The family of Ashley Smith, the pitiful teenager whose death was captured on prison video and watched by correctional officers who had been ordered not to enter her cell unless she had stopped breathing, doesn't want the video or anything else about their daughter's dying kept secret.
In other words, the people for whom any public airing of this material at the Ontario coroner's inquest now set to begin would be most painful want the full story told.
The correctional officers, as represented by their union and its lawyer, Howard Rubel, don't want the video or anything else about their conduct kept secret; in fact, the COs have been fighting for years to have the videos made public.
In other words, those who might seem to have the most to lose - the very guards who witnessed Ms. Smith's last moments at the Grand Valley Institution for Women in Kitchener on Oct. 19, 2007, and who were at one point even charged criminally over their conduct, these charges later dismissed after a preliminary hearing - want the full story told.
So who does want the videos - and pending a ruling from the Ontario Divisional Court, whether some of them will ever be played at this inquest remains up in the air - and also much else kept secret?
Meet the Correctional Service of Canada - prison management, wardens, administrators and policy makers whose faces never appear on the videos, but whose fingerprints, it would seem, are all over this file.
On the eve of the inquest starting, the CSC late last Friday filed a last-minute submission asking for a sweeping and unprecedented publication ban on all exhibits, expected to number in the hundreds.
The improperly late notice meant media organizations - The Globe and Mail, Toronto Star and the CBC - had to scramble to have lawyers in court on Monday to reply to the surprise move from CSC lawyer Joel Robichaud.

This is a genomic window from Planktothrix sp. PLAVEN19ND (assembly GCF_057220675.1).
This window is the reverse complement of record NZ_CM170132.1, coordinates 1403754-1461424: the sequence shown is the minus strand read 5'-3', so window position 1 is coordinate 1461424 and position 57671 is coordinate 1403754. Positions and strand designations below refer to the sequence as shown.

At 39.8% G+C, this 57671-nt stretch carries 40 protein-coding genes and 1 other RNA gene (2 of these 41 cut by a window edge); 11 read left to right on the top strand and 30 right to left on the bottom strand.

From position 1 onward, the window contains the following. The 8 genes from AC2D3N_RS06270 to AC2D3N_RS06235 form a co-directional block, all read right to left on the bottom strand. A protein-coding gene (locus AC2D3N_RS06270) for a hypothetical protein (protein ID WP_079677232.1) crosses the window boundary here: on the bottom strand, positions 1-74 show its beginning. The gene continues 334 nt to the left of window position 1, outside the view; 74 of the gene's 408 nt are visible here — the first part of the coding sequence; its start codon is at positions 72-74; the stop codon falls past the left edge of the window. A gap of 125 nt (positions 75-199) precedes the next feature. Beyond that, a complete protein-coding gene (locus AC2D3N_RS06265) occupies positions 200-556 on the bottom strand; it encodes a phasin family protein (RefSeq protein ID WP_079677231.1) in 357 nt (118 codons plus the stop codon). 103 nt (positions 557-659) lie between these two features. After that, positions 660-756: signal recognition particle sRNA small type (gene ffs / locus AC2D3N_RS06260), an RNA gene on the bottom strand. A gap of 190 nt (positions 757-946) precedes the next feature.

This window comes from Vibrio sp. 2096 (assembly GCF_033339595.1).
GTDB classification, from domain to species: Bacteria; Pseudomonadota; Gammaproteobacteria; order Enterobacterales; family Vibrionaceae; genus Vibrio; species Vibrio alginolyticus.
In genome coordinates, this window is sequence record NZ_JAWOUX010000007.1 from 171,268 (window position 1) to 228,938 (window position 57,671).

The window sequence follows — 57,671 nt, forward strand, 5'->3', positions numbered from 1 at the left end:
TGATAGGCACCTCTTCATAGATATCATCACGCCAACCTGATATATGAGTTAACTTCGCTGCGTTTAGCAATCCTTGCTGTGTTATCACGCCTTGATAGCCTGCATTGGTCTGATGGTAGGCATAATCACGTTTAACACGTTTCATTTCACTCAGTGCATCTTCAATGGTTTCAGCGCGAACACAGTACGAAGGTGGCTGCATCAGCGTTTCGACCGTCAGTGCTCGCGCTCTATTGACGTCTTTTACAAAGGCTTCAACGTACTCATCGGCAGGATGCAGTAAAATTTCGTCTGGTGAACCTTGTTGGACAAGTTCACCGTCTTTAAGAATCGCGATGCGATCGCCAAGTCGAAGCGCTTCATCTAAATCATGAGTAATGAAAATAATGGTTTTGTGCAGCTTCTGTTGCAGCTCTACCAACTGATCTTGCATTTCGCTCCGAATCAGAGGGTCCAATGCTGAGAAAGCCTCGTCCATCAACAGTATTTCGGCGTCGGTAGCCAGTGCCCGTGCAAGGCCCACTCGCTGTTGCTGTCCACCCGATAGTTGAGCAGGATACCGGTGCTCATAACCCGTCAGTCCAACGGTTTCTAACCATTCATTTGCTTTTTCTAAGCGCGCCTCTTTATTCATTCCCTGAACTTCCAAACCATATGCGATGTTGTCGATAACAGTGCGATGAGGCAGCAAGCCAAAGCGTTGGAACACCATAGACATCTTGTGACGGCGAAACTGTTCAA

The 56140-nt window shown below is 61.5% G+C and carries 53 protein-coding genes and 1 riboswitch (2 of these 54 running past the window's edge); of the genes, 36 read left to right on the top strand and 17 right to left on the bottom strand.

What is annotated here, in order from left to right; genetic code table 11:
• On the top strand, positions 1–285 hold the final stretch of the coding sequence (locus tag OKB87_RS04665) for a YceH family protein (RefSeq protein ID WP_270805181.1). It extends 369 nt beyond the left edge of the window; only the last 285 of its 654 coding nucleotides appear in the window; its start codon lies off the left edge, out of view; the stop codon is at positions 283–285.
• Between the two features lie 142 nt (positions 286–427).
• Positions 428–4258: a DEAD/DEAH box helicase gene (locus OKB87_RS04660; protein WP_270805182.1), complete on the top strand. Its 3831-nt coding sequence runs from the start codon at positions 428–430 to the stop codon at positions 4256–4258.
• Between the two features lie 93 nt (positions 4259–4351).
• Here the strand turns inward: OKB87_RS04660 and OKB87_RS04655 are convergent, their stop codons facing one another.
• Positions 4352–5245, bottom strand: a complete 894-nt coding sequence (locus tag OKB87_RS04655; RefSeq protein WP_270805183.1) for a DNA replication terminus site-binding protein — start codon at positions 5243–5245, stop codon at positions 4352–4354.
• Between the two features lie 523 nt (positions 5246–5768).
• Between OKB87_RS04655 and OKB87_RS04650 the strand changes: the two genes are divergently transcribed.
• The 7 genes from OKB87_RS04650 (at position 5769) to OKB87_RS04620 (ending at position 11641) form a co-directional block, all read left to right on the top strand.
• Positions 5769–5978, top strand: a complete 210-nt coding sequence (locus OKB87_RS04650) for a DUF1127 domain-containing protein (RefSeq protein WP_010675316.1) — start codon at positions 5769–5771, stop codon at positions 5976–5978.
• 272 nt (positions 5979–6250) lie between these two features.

Mr. Robichaud wants coroner Bonnie Porter to delay giving the media access to any of the forthcoming exhibits - not merely the controversial videos, but prison documents that detail Ms. Smith's harrowing journey through the federal prison system, e-mails and the like - until the day the jury returns with its verdict.
Since the inquest is expected to last six to nine months, this would amount to no temporary ban, but rather one that would virtually guarantee irrelevance and effectively be permanent.
If Dr. Porter doesn't buy that and allows the press copies of the exhibits, Mr. Robichaud said, well then the media shouldn't be able to use or publish them until verdict day - which amounts to the same thing.
Failing that, the lawyer said, broadcast or publication of exhibits "should be delayed until each individual exhibit is presented in context to the jury," whatever that means.
Oh, and the CSC at the least wants the faces of correctional officers digitally obscured on the videos - in direct opposition to the wishes of the COs themselves.
At the end of a day's worth of argument, which Mr. Rubel aptly described as "submissions about making submissions," Dr. Porter decided nothing but that the full hearing about press access to exhibits will be held on May 24, and that the inquest will begin hearing evidence, and presumably making matters exhibits, on Tuesday.
No one has said what will happen to the requests the media may make for copies, but my hunch is that they may mysteriously stall in the bureaucracy until Dr. Porter has made her ruling next week.
While this may all seem terribly inside-baseball, it isn't.
The courts in this country, as decision after decision have held, are presumptively open, not closed. While in practice that may mean open to the press - since most other citizens are at their jobs and unable to be there in person - the principle means that anyone can sit unmolested in court, ask to see exhibits and not be subjected to questions about who they are or why they are there.
Such public scrutiny is particularly important in cases that deal, as does this one, with systems that are usually closed.
Most of us know little of prison life, let alone have any understanding of how a mentally ill girl like Ms. Smith, whose real-world "criminal" career consisted of pulling fire alarms and the like, could end up moving through 17 federal prisons and hospitals in less than a year, her treatment ever more isolating and troubling.
As a Divisional Court judge once wrote in another case involving the death of a mentally ill inmate, the key function of a coroner's inquest in these deaths is "to provide the degree of public scrutiny necessary to ensure that it cannot be said, once the inquest is over, that there has been a whitewash or a cover-up."
That judge went on to say, and this was quoted on Monday by one of the lawyers, "There is no better antidote to ill-founded or mischievous allegations and suspicions than full and open scrutiny."
And there's no better fuel to fan that sort of cynicism than secrecy, publication bans and what Smith family lawyer Julian Falconer calls this "unprecedented incursion into the public nature of the inquest."
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